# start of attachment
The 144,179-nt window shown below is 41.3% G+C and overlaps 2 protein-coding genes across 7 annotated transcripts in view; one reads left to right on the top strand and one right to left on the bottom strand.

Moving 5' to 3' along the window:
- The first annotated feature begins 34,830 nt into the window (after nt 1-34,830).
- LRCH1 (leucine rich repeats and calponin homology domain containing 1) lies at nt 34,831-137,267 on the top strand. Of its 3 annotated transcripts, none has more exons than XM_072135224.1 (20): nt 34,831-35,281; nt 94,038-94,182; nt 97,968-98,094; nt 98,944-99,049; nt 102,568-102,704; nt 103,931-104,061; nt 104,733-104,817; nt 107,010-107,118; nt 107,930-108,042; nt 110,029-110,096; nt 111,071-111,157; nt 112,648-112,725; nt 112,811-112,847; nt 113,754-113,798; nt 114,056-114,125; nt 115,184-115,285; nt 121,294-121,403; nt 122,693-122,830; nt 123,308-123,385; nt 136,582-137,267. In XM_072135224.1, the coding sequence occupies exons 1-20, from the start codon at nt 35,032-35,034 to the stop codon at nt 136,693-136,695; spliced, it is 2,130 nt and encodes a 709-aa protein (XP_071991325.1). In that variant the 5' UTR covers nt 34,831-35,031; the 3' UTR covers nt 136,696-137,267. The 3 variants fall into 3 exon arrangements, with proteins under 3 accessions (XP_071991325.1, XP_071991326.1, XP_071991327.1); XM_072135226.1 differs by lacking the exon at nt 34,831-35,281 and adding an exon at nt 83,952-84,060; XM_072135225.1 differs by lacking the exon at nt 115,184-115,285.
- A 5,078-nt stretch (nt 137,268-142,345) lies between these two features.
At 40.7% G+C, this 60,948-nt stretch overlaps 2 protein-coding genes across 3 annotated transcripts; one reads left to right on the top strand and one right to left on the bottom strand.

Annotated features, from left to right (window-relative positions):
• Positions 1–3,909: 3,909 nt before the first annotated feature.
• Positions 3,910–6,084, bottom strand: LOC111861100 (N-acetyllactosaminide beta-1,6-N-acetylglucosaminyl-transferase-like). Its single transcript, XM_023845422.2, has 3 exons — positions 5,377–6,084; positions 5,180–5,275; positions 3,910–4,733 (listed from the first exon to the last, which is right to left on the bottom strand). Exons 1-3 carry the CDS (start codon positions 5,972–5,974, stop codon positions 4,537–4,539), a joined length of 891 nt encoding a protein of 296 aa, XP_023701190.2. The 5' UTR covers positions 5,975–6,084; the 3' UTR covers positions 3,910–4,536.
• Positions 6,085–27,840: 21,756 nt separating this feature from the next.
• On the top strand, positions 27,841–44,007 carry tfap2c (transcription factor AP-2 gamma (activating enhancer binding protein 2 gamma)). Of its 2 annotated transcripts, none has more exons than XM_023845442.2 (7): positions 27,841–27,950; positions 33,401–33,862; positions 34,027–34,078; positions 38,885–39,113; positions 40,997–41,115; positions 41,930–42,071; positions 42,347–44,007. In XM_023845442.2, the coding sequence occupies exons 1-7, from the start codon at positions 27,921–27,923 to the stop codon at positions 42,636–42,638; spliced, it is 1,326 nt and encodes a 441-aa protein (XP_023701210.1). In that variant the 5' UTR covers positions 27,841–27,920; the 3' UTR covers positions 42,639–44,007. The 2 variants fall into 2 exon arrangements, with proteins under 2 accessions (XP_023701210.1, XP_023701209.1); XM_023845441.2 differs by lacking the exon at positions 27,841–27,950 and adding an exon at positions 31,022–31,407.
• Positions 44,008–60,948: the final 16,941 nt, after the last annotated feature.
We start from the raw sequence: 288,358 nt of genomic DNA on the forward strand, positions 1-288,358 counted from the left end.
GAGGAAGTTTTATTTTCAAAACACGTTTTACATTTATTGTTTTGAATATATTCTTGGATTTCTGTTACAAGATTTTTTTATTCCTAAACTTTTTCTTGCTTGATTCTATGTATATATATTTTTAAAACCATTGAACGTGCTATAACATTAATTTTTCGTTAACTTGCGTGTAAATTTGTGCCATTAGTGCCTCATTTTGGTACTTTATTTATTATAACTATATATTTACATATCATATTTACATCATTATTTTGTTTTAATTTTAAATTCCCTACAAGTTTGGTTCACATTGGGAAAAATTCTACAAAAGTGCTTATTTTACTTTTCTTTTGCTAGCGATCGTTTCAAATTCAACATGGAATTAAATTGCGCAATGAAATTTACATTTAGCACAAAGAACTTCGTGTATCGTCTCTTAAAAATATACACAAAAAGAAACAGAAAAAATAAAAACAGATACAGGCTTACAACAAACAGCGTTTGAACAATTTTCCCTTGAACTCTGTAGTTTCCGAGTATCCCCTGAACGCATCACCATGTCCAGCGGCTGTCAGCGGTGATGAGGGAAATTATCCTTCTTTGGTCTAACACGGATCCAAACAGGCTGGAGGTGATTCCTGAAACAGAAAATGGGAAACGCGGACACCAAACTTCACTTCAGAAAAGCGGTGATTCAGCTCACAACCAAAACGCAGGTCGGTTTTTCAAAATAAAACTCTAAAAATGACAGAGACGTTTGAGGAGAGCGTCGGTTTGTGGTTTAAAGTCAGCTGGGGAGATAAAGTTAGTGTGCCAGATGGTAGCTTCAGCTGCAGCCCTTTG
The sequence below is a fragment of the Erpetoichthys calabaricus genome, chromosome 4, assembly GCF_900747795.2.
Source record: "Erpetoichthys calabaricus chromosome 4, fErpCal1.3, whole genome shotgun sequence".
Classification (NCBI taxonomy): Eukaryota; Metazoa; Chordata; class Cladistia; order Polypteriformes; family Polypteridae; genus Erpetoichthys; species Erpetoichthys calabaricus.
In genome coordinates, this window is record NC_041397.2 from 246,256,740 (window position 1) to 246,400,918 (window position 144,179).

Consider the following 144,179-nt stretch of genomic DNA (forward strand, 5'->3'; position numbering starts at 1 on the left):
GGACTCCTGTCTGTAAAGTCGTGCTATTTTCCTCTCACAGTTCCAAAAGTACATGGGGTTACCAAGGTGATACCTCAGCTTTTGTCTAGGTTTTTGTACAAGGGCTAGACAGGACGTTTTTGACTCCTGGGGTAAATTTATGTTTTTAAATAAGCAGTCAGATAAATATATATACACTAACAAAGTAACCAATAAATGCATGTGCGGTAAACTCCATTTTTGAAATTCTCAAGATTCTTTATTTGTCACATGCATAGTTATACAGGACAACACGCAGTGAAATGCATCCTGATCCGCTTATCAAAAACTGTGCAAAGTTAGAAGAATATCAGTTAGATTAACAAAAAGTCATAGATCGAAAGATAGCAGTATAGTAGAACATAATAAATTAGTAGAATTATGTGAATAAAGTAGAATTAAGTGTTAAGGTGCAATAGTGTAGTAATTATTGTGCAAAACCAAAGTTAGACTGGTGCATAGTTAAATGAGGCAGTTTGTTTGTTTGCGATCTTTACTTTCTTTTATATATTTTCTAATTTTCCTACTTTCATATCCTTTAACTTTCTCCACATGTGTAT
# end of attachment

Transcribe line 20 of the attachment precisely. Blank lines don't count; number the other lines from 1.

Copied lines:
GGACTCCTGTCTGTAAAGTCGTGCTATTTTCCTCTCACAGTTCCAAAAGTACATGGGGTTACCAAGGTGATACCTCAGCTTTTGTCTAGGTTTTTGTACAAGGGCTAGACAGGACGTTTTTGACTCCTGGGGTAAATTTATGTTTTTAAATAAGCAGTCAGATAAATATATATACACTAACAAAGTAACCAATAAATGCATGTGCGGTAAACTCCATTTTTGAAATTCTCAAGATTCTTTATTTGTCACATGCATAGTTATACAGGACAACACGCAGTGAAATGCATCCTGATCCGCTTATCAAAAACTGTGCAAAGTTAGAAGAATATCAGTTAGATTAACAAAAAGTCATAGATCGAAAGATAGCAGTATAGTAGAACATAATAAATTAGTAGAATTATGTGAATAAAGTAGAATTAAGTGTTAAGGTGCAATAGTGTAGTAATTATTGTGCAAAACCAAAGTTAGACTGGTGCATAGTTAAATGAGGCAGTTTGTTTGTTTGCGATCTTTACTTTCTTTTATATATTTTCTAATTTTCCTACTTTCATATCCTTTAACTTTCTCCACATGTGTAT